Butterflies' Internal Compass
Every fall, monarch butterflies fly 2,500 miles from their breeding grounds in the northeastern United States and Canada to the mountains of central Mexico. The insects are not especially strong fliers, and can easily be blown off course during their journey. So scientists have been curious exactly how they navigate.
Previous research indicated that monarchs use the sun to orient themselves. But it had been unclear what they did to stay on course on cloudy days. Now, new research shows that they have an internal magnetic compass to help them find their way.
Orley Taylor Jr. of the University of Kansas and colleagues put monarchs in special chambers in which the researchers could manipulate the magnetic field. The butterflies would fly southwest under normal conditions, northwest when the magnetic field was reversed and haphazardly when any magnetic field was blocked, the researchers found.
"These tests demonstrate that monarchs navigate by means of a magnetic compass even in the absence of celestial information," the researchers report in the Nov. 23 issue of the Proceedings of the National Academy of Sciences.
"Although monarchs use both magnetic and sun compass information to orient and navigate, the system is probably more complex," they say. "Once monarchs reach Mexico, the predominant course changes from southwest to southeast . . . suggesting that structural features or other cues are used for navigation."
Humans, Chickens and Mice
Although researchers study mice to learn more about people, it turns out that humans are more closely related to chickens than to the rodents, in at least one way.
David W. Burt of the Roslin Institute in Scotland and colleagues have been studying the large-scale organization of genes in the domestic chicken and comparing it with what is known for mice and humans.
It turns out, the researchers report in the Nov. 25 issue of Nature, that the chicken and human maps have more in common in terms of the relative location of genes on chromosomes.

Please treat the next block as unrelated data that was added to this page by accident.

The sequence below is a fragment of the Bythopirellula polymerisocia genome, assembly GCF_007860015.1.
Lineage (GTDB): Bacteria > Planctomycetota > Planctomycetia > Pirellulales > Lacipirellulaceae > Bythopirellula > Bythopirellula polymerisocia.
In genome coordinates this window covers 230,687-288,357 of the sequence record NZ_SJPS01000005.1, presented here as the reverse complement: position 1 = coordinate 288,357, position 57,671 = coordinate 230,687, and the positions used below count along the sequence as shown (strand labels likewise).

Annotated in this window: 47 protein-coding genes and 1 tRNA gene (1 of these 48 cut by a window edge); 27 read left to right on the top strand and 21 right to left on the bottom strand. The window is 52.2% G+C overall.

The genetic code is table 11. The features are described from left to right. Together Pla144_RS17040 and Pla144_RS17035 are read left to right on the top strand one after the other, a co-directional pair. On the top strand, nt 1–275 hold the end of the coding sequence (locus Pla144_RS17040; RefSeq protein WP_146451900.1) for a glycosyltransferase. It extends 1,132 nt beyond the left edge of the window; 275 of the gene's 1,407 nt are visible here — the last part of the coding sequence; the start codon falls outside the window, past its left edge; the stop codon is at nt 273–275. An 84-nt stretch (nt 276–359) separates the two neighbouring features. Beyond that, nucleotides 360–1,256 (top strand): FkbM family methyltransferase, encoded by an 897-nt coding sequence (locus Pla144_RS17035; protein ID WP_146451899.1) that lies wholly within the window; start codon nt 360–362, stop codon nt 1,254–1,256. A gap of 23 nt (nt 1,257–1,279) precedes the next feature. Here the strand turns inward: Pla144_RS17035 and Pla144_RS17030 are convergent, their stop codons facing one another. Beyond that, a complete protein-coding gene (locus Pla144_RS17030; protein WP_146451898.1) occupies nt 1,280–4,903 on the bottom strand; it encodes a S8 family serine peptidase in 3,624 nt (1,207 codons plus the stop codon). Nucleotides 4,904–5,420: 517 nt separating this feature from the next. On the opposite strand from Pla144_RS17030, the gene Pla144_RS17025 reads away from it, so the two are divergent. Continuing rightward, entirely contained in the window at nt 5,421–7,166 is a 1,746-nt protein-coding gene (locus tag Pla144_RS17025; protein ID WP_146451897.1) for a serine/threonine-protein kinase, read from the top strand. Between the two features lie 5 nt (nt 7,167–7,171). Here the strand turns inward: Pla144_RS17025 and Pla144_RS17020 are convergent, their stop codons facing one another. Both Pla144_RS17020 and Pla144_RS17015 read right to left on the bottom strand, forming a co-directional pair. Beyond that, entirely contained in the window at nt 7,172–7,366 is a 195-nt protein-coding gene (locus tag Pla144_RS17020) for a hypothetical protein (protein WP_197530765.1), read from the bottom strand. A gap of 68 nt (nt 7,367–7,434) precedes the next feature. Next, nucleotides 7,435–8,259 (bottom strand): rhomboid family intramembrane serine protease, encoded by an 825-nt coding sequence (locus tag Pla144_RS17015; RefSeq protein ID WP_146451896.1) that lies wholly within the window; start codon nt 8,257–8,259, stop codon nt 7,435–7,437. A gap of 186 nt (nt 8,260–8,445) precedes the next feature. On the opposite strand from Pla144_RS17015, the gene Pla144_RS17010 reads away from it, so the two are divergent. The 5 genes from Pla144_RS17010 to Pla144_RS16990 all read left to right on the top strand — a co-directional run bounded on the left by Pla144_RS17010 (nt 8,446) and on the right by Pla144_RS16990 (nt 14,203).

Based on the surprising findings, the researchers speculate that the rodent genome has evolved faster over the past few tens of millions of years than the genome of people or mice.
Blind Man Helps Study of Color
A man who lost nearly all of his ability to see when he suffered brain damage after receiving a severe electrical shock has provided new insights into how humans perceive color.
Normal color perception in humans includes a phenomenon known as "color constancy," which allows a person to see a given color as the same under different light conditions. It requires the ability to compare the wavelength composition of light reflected from multiple colors.
Researchers at University College in London, the University of Rome in Italy and the University of Ulster in Northern Ireland studied a patient known as PB. Although he lost most of his vision in the 1985 accident, he was still able to perceive colors consciously.
During a series of tests, the researchers found that his color constancy ability was severely defective. Brain scans showed that when PB perceived color, the parts of his brain that became active were those known to have heavy concentrations of cells that respond to different wavelengths of light and not those associated with color constancy.
This shows that different aspects of color perception involve different parts of the brain, the researchers say.
"We conclude that a partly defective color system operating on its own in a severely damaged brain is able to mediate a conscious experience of color in the virtually total absence of other visual abilities," they report in the Nov. 23 issue of the Proceedings of the National Academy of Sciences.
Tenderness Test for Steaks
Agriculture Department scientists have developed a test that predicts with 94 percent accuracy whether a beef carcass will provide steaks of above-average tenderness.
The research team at the USDA's Meat Animal Research Center in Clay Center, Neb., cuts a single rib-eye steak from a carcass less than 72 hours after slaughter. The steak is cooked for four minutes and stabbed with an instrument that measures resistance. The reading enables the researchers to predict whether the meat will be "tender," "intermediate" or "tough" when it is processed 10 days later.
Team leader Mohammad Koohmaraie says the new method, even when automated, cannot yet compete in terms of cost with the imperfect current system, in which a human grader simply examines the marbled fat in a carcass. But by charging 15 cents more per pound, "you can recapture the cost," Koohmaraie says. USDA-funded studies suggest that consumers would be willing to pay up to $1.84 per pound extra for a steak labeled "tender."
A World Invisible to Humans
The world's creatures perceive their environments in many different ways. Two researchers have identified a type of shrimp that can see a world that is invisible to humans.
Justin Marshall of the University of Queensland in Australia and Joahannes Oberwinkler of the University of Groningen in the Netherlands studied a creature known as the mantis shrimp, Neogonodactylus oerstedii, which usually lives in the top waters around tropical coral reefs. The shrimp, it turns out, have at least four receptors that respond to light in the ultraviolet wavelengths, which floods their habitat.
"This finding indicates that the remarkable color-vision system in these . . . crustaceans may be unique, as befits their habitat of kaleidoscopically colorful tropical coral reefs," the researchers report in the Oct. 28 issue of Nature.